When assessing a potential case of elderly abuse involving a loved one in a nursing home or assisted care facility, you should always look for the following signs and symptoms:
- Sudden weight loss
- Loss of appetite
- Wounds and bedsores that won’t heal
- Injuries such as broken bones, cuts, burns, or others
- Signs of dehydration
- Sudden mood changes like depression
- Sudden and unexplained illnesses or even death
- Withdrawal from regular activities
- Fearful behavior toward or around nursing staff
- Confusion not associated with previous condition
- Chronic infections
- Falling accidents or unexplained falls caused by understaffing, lack of supervision
- Staff members refuse to leave during visits
- Family members are denied access to elderly patient
- Elderly patient appears overly medicated
For more signs and information regarding suspicious activities involving a loved one in a nursing home or assisted care facility, visit the National Center On Elder Abuse website.
Both the U.S. Centers for Disease Control and Prevention (CDC), a federal agency, and the State of Washington have outlined the types of activities and incidents that are considered to be abuse of elderly adults.
In Washington, we are privileged to have the Abuse of Vulnerable Adults Statute, which protects the elderly and those who are most vulnerable.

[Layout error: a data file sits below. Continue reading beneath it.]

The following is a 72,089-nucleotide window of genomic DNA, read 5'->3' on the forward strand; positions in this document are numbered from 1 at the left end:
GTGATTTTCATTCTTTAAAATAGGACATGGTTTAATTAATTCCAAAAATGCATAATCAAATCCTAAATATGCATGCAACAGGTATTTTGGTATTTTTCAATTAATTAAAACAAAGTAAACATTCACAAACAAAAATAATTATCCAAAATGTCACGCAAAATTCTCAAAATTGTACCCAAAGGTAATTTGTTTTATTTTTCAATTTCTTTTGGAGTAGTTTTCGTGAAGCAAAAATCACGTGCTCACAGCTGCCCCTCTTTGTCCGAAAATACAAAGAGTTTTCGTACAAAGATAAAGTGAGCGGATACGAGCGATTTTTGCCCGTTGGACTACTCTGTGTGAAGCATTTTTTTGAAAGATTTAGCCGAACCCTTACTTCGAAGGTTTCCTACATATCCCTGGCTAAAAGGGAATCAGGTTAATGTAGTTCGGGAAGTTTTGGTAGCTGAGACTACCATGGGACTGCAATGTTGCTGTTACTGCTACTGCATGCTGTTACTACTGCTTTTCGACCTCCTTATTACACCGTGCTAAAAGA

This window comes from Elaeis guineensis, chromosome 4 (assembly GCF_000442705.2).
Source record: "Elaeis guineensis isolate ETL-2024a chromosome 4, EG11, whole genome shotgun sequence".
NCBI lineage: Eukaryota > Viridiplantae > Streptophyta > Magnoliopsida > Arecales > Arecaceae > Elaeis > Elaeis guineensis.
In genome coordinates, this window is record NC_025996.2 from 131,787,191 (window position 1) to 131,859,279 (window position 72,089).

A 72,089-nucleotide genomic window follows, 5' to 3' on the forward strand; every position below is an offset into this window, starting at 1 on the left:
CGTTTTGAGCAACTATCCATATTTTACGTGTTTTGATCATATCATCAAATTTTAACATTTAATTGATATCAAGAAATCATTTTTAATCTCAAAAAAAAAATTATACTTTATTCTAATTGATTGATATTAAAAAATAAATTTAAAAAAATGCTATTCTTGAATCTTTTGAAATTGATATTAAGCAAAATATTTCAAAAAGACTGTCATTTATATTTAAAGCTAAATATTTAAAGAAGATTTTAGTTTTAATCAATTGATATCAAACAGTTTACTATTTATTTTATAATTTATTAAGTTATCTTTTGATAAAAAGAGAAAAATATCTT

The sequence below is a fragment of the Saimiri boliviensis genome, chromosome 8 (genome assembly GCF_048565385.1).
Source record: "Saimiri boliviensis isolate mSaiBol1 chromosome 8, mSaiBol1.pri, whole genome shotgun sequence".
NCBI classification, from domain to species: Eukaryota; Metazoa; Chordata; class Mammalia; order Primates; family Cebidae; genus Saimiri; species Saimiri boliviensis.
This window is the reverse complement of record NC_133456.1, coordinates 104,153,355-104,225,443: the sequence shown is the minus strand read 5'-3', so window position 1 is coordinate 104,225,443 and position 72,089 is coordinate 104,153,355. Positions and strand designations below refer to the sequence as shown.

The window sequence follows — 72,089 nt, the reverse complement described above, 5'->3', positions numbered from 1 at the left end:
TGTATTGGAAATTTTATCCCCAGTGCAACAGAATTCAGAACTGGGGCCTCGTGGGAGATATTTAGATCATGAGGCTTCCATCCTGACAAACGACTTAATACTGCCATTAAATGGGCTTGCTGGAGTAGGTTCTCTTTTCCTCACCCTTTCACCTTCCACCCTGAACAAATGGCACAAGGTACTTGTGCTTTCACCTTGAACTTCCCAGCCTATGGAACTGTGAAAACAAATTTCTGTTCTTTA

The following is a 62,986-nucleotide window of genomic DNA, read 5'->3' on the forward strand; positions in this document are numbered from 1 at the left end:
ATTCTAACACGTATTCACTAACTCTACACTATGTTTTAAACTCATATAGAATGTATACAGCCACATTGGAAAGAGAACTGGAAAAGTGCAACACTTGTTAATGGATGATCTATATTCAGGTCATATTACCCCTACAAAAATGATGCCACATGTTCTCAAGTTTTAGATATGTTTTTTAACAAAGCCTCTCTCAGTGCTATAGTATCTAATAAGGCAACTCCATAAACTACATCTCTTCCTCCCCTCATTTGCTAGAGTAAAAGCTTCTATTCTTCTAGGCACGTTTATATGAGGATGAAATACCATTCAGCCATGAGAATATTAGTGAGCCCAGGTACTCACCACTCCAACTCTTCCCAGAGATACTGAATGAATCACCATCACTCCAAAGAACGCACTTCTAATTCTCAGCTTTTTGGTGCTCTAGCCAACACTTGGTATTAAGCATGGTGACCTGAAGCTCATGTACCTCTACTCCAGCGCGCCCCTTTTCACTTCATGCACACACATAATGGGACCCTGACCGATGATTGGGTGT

The statute states that a vulnerable adult is or may be one or more of the following:
- An adult who is not able to provide for their basic life necessities
- An adult over the age of 60 who is unable to care for themselves
- An adult who lives in long-term care facilities, nursing homes, boarding homes, or similar assisted living facilities
- An adult who has disabilities, chronic diseases, or developmental disorders that keep them from being able to care for themselves
- An adult who still lives in their own home but who can no longer care for their own health or basic necessities on their own
What Should I Do If I Suspect Nursing Home Abuse In Seattle?
If you suspect a loved one is the victim of elderly abuse in a Seattle nursing home or assisted living facility, there are a few steps you should take to protect them:
- Remove the victim from the facility as soon as possible
- Contact law enforcement and the district attorney’s office to report the abuse
- Reach out to an attorney
All too often, nursing home and assisted care facility administrators are left off the hook for allowing abuse to take place. Nobody’s life should be endangered in such a manner. If you or a loved one has suffered due to neglect and abuse in a nursing home or similar facility in Seattle, keep in mind that you have options.
When searching for a Seattle nursing home abuse lawyer, make use of the tools the internet provides by searching the law firms with experience in this area in your community. Once you have a list of potential lawyers, look at their reviews online.